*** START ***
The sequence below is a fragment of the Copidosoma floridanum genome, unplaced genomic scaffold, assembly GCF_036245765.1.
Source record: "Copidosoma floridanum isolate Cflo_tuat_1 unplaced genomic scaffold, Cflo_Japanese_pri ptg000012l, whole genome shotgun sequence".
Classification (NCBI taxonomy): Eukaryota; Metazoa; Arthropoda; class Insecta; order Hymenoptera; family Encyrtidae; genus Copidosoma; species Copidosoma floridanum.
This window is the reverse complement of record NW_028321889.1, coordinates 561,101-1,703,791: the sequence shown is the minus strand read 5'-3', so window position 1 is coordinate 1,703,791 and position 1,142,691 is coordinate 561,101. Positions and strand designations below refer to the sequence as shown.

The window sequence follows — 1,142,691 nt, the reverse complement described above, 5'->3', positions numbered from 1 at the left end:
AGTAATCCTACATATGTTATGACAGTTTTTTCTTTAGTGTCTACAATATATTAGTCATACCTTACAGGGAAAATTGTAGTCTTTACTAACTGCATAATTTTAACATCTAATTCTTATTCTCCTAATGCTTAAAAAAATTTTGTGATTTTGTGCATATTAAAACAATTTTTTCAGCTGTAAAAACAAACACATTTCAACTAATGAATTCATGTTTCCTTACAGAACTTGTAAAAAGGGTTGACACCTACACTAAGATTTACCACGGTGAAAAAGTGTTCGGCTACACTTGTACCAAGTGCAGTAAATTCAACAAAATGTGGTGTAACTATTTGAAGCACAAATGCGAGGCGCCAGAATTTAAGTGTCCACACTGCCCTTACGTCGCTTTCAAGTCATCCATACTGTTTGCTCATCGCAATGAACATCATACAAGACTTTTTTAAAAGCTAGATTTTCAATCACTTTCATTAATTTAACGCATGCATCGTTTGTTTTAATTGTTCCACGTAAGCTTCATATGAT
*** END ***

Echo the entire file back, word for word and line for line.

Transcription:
The sequence below is a fragment of the Copidosoma floridanum genome, unplaced genomic scaffold, assembly GCF_036245765.1.
Source record: "Copidosoma floridanum isolate Cflo_tuat_1 unplaced genomic scaffold, Cflo_Japanese_pri ptg000012l, whole genome shotgun sequence".
Classification (NCBI taxonomy): Eukaryota; Metazoa; Arthropoda; class Insecta; order Hymenoptera; family Encyrtidae; genus Copidosoma; species Copidosoma floridanum.
This window is the reverse complement of record NW_028321889.1, coordinates 561,101-1,703,791: the sequence shown is the minus strand read 5'-3', so window position 1 is coordinate 1,703,791 and position 1,142,691 is coordinate 561,101. Positions and strand designations below refer to the sequence as shown.

The window sequence follows — 1,142,691 nt, the reverse complement described above, 5'->3', positions numbered from 1 at the left end:
AGTAATCCTACATATGTTATGACAGTTTTTTCTTTAGTGTCTACAATATATTAGTCATACCTTACAGGGAAAATTGTAGTCTTTACTAACTGCATAATTTTAACATCTAATTCTTATTCTCCTAATGCTTAAAAAAATTTTGTGATTTTGTGCATATTAAAACAATTTTTTCAGCTGTAAAAACAAACACATTTCAACTAATGAATTCATGTTTCCTTACAGAACTTGTAAAAAGGGTTGACACCTACACTAAGATTTACCACGGTGAAAAAGTGTTCGGCTACACTTGTACCAAGTGCAGTAAATTCAACAAAATGTGGTGTAACTATTTGAAGCACAAATGCGAGGCGCCAGAATTTAAGTGTCCACACTGCCCTTACGTCGCTTTCAAGTCATCCATACTGTTTGCTCATCGCAATGAACATCATACAAGACTTTTTTAAAAGCTAGATTTTCAATCACTTTCATTAATTTAACGCATGCATCGTTTGTTTTAATTGTTCCACGTAAGCTTCATATGAT